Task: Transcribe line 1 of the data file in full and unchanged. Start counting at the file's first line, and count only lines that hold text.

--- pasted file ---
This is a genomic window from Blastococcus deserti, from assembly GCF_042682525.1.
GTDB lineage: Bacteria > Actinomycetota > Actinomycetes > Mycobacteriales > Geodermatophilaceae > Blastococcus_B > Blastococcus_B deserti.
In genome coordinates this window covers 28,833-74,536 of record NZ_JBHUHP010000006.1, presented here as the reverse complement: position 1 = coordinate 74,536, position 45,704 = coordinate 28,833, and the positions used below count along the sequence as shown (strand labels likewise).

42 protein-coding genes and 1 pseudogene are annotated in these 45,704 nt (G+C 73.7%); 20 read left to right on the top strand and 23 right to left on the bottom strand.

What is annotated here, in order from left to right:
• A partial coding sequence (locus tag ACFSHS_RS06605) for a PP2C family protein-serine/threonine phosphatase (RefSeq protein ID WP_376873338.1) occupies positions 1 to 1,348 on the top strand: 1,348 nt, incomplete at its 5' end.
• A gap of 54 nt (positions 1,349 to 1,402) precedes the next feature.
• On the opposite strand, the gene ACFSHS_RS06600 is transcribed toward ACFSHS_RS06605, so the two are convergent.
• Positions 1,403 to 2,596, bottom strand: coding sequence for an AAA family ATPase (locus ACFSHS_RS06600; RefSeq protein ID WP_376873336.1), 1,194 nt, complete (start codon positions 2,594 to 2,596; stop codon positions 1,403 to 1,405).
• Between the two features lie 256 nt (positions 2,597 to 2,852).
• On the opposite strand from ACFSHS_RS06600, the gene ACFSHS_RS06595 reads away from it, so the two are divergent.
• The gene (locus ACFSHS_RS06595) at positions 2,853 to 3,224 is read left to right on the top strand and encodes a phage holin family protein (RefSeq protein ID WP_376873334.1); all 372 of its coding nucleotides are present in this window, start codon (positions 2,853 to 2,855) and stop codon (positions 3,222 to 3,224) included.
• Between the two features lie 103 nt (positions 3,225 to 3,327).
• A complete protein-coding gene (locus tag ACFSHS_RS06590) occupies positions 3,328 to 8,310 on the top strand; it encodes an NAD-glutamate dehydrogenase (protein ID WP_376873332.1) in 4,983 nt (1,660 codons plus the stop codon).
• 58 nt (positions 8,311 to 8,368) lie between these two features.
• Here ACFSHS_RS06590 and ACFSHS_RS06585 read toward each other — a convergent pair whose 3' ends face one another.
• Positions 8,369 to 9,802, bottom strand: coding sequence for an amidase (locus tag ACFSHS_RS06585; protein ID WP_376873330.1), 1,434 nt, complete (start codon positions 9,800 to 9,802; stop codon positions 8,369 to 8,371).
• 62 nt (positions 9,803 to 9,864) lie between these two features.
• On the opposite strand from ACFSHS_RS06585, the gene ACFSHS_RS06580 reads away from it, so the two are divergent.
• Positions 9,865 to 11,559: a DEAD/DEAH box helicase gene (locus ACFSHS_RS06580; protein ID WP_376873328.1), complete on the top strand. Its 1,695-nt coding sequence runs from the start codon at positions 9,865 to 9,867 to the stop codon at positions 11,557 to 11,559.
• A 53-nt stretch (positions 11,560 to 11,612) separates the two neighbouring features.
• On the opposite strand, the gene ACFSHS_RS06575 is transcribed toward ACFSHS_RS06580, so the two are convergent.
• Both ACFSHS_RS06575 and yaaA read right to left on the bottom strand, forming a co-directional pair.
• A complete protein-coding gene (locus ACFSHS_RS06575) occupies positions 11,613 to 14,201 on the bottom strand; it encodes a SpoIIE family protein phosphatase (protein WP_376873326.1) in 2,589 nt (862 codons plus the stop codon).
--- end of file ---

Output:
This is a genomic window from Blastococcus deserti, from assembly GCF_042682525.1.